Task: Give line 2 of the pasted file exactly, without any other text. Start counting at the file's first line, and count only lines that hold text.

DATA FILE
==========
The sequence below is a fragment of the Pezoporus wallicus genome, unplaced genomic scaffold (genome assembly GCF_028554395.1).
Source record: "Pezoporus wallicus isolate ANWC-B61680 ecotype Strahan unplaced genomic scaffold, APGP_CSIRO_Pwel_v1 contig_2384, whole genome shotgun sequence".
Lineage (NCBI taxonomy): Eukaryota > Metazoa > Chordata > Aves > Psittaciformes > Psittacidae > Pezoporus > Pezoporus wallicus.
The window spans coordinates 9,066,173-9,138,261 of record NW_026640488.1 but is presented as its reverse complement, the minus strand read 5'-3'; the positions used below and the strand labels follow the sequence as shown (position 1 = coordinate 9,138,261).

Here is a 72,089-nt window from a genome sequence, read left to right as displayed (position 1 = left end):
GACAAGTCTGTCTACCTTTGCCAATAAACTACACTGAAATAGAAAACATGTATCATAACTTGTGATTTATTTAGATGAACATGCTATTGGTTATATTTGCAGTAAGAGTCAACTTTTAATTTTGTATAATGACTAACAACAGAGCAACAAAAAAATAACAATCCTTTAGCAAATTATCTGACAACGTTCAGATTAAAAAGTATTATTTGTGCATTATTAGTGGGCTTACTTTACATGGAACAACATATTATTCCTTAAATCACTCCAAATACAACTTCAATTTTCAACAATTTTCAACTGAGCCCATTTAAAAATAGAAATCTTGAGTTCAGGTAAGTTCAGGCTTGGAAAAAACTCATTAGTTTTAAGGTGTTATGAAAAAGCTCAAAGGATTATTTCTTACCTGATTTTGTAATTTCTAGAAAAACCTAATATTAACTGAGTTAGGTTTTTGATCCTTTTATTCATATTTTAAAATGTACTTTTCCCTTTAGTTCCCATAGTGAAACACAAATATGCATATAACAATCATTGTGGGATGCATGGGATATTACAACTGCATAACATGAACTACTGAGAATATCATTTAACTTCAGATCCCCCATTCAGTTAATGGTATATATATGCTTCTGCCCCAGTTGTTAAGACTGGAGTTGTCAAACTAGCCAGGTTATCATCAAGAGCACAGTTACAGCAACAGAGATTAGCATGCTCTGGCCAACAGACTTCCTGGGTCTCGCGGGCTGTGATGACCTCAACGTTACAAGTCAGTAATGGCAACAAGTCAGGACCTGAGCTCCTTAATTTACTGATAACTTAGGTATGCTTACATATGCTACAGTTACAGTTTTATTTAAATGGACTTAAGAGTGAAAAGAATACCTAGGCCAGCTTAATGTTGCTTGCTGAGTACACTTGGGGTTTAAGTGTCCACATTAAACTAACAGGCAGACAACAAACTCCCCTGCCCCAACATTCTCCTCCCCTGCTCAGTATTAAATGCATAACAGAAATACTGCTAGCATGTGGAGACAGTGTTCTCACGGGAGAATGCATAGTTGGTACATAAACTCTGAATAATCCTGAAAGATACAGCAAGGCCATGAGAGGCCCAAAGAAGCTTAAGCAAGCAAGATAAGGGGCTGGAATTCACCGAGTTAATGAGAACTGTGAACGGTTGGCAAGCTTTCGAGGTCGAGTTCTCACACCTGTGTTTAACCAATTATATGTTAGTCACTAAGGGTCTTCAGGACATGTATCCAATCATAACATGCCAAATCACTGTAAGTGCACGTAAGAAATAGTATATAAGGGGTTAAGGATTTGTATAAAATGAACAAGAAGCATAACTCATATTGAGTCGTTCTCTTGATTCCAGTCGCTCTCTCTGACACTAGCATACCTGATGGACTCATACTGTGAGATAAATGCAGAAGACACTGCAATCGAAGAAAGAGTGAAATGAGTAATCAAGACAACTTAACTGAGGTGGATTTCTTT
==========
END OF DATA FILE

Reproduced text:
Source record: "Pezoporus wallicus isolate ANWC-B61680 ecotype Strahan unplaced genomic scaffold, APGP_CSIRO_Pwel_v1 contig_2384, whole genome shotgun sequence".